Detailed Question: I am about to submit my first manuscript for publication. Since journal editors receive hundreds of manuscripts, I would like to know what aspects they check first. I would like to ensure that my submission makes a good impression.
Response: Thanks for your question. Journal editors do tend to look at certain key elements of the submission package to speed up the decision-making process.
The most important thing to do is to refer to the journal’s instructions for authors and note what the journal asks authors to include or provide during the submission. Some journals also offer a manuscript-submission checklist and/or a manuscript-preparation checklist. If your target journal does this too, please do use these since these items will be among the first to be screened for by the journal editorial staff.
A number of journal editors would start out by glancing through the cover letter, provided that the journal stipulates that a cover letter be submitted along with the manuscript. The cover letter should convey (in brief) not only the most significant aspects of the research but also why the paper matches the aims and scope of the journal.
One of the most common reasons for rejection at the screening stage is mismatch with the journal’s scope. Editors have a keen sense of which papers they screen fall within the scope of their journal. Therefore, it is important to ensure that you have selected an appropriate journal for your paper. It would help for you to use the right keywords in strategic places—the cover letter, abstract, and keywords—to tell the editor that your paper is indeed relevant to the journal’s readership.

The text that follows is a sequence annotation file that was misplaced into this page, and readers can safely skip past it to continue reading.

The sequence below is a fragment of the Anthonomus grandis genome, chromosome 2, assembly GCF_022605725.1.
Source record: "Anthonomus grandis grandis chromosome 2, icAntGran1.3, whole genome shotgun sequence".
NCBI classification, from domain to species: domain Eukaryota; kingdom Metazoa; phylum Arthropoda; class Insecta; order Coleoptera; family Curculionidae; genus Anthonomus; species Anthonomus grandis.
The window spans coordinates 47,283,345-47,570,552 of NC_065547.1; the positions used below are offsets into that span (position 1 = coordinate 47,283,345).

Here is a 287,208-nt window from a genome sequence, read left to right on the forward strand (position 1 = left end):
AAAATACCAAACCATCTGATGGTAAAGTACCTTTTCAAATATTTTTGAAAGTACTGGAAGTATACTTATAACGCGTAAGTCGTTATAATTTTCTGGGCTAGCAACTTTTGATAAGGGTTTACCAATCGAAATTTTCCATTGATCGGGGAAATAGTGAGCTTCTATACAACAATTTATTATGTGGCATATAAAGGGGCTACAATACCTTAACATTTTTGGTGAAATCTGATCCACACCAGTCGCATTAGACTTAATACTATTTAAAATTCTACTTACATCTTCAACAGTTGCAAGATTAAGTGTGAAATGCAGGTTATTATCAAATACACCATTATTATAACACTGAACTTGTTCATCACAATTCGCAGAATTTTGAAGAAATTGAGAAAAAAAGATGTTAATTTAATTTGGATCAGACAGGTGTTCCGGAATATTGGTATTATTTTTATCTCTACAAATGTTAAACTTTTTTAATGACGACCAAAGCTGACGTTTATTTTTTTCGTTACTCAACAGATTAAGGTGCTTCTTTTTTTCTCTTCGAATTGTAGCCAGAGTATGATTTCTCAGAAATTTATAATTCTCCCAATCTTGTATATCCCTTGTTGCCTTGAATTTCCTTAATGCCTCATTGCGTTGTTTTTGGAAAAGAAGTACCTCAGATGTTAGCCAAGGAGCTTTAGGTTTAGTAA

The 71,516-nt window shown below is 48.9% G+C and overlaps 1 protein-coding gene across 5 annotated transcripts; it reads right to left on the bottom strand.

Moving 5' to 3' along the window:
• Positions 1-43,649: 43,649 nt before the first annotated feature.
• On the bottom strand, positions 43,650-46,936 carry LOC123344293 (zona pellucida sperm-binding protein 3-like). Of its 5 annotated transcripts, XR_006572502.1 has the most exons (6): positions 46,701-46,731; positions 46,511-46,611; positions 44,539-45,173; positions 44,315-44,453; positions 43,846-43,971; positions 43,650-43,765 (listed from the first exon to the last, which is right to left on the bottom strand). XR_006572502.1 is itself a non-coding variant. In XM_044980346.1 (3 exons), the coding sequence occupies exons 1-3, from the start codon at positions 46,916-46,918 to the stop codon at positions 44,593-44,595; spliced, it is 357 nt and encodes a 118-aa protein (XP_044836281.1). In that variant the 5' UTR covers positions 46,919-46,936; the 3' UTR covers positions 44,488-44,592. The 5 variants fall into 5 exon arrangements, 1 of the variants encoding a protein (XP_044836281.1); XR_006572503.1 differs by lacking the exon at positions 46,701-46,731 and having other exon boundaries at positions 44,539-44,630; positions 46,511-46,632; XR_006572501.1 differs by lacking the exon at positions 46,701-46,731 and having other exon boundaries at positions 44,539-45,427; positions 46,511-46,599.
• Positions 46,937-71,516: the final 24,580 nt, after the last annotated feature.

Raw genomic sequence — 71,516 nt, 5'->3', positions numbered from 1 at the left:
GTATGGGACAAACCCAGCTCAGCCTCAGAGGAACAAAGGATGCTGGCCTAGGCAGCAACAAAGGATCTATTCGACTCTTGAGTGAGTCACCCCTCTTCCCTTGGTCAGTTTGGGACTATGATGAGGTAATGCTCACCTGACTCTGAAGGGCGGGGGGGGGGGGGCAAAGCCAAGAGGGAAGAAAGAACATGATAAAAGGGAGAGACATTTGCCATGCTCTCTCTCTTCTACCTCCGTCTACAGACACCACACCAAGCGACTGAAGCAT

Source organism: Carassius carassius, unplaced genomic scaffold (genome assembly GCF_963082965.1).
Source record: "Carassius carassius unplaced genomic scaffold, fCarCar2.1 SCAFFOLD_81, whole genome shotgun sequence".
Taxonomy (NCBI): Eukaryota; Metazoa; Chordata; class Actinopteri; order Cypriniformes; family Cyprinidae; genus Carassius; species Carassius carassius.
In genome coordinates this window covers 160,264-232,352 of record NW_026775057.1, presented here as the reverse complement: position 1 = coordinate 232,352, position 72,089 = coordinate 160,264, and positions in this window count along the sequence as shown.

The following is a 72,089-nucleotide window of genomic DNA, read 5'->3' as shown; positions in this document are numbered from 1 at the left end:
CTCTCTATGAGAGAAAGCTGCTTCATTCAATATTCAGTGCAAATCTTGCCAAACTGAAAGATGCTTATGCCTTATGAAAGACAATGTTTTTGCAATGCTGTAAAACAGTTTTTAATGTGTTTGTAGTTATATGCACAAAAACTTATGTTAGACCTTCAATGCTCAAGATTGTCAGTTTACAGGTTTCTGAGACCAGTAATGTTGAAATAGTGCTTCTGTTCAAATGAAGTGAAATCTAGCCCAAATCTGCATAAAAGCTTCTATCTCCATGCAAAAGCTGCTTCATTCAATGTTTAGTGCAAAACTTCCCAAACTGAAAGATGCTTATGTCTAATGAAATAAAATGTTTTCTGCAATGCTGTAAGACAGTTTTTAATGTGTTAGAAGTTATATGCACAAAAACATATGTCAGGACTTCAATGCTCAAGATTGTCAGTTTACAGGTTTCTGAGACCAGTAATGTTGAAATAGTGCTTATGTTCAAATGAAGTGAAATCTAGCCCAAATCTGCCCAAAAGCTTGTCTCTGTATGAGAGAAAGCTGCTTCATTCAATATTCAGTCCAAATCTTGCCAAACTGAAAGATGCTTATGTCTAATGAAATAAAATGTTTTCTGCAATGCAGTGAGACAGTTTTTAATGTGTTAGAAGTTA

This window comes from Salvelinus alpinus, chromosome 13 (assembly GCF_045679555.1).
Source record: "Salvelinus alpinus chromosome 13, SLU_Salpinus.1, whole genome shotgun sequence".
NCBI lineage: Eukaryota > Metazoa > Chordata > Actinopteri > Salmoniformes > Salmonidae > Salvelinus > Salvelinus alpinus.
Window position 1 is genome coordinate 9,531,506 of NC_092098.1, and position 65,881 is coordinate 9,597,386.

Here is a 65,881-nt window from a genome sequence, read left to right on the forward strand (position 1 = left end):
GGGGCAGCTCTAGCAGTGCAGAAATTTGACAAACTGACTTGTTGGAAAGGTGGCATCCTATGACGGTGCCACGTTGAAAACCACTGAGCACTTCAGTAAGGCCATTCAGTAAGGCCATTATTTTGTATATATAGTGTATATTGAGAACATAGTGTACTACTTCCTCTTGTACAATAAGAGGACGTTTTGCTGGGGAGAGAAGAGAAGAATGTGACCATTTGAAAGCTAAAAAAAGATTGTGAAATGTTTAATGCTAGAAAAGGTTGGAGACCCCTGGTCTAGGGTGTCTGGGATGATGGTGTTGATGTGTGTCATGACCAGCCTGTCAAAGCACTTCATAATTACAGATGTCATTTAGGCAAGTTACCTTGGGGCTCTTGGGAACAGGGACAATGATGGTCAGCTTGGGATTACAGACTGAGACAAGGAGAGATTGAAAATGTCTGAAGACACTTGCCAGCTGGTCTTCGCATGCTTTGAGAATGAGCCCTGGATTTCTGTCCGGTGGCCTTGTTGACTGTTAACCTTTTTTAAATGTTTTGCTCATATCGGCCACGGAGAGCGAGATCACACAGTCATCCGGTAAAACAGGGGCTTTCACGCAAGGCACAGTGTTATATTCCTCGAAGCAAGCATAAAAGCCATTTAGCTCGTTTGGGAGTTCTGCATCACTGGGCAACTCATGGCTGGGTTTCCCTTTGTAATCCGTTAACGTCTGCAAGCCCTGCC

In the cover letter, remember to highlight the novelty and future implications of your study and why you think it will be exciting for the journal’s readers. Many journals require authors to include specific information in the cover letter. For example, many require a declaration that the submitted article is not under consideration elsewhere and that you have read and understood the copyright details. Some may require you to recommend potential reviewers.
If the cover letter requirements have been met, the journal editor would move on to the manuscript itself. So, ensure that you have adhered to all the manuscript-preparation guidelines provided by the journal, especially critical ones like word limits for different sections of the article, number and format of references and citations, and ethical guidelines.
Beyond this, editors expect to see a clearly written manuscript. Ensure that your article is written in clear, simple, scientific English, and that your manuscript does not have any obvious grammatical, spelling, or other typographical errors.
After checking these basics, the editor would go over the title and abstract to get an idea of the research. It’s therefore very important that your title be informative, engaging, and clearly describes the essence of the study. Your abstract should contain the most relevant information that would make readers feel compelled to read the rest of the manuscript.
After this, the editor is likely to go over your figures and tables in order to see your main findings. Ensure that your figures and tables are attractive and can stand alone and clearly convey the desired information without the need for reference to the text. The editor may then visit your Methods section to check whether the study appears methodologically sound and whether the methods have been described in sufficient detail.
Usually, if all the above aspects meet the satisfaction of the journal editor, your manuscript will be processed further and sent for peer review. I hope this response has given you a fair idea of what is expected at the screening stage. All the best with your submission!
Hear what Bruce Dancik, a journal editor, has to say about submission packages in this video. For more information about journal decision-making, see Peer review process and editorial decision making at journals.